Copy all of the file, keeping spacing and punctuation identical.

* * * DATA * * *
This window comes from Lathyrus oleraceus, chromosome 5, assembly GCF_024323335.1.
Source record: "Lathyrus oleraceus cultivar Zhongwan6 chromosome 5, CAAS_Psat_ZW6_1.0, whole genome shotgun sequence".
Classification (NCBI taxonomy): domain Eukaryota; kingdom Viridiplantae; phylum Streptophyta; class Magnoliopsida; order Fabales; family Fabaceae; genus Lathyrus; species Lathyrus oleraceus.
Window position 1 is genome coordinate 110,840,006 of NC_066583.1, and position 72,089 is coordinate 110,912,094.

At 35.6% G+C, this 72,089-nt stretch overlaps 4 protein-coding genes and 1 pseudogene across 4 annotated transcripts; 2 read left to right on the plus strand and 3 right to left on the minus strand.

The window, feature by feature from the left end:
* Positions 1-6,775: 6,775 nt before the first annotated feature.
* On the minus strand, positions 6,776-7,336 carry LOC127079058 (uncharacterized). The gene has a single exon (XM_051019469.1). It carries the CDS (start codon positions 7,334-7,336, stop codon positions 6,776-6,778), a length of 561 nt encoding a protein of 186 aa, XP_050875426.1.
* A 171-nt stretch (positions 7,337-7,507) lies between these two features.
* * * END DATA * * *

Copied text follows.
This window comes from Lathyrus oleraceus, chromosome 5, assembly GCF_024323335.1.
Source record: "Lathyrus oleraceus cultivar Zhongwan6 chromosome 5, CAAS_Psat_ZW6_1.0, whole genome shotgun sequence".
Classification (NCBI taxonomy): domain Eukaryota; kingdom Viridiplantae; phylum Streptophyta; class Magnoliopsida; order Fabales; family Fabaceae; genus Lathyrus; species Lathyrus oleraceus.
Window position 1 is genome coordinate 110,840,006 of NC_066583.1, and position 72,089 is coordinate 110,912,094.

At 35.6% G+C, this 72,089-nt stretch overlaps 4 protein-coding genes and 1 pseudogene across 4 annotated transcripts; 2 read left to right on the plus strand and 3 right to left on the minus strand.

The window, feature by feature from the left end:
* Positions 1-6,775: 6,775 nt before the first annotated feature.
* On the minus strand, positions 6,776-7,336 carry LOC127079058 (uncharacterized). The gene has a single exon (XM_051019469.1). It carries the CDS (start codon positions 7,334-7,336, stop codon positions 6,776-6,778), a length of 561 nt encoding a protein of 186 aa, XP_050875426.1.
* A 171-nt stretch (positions 7,337-7,507) lies between these two features.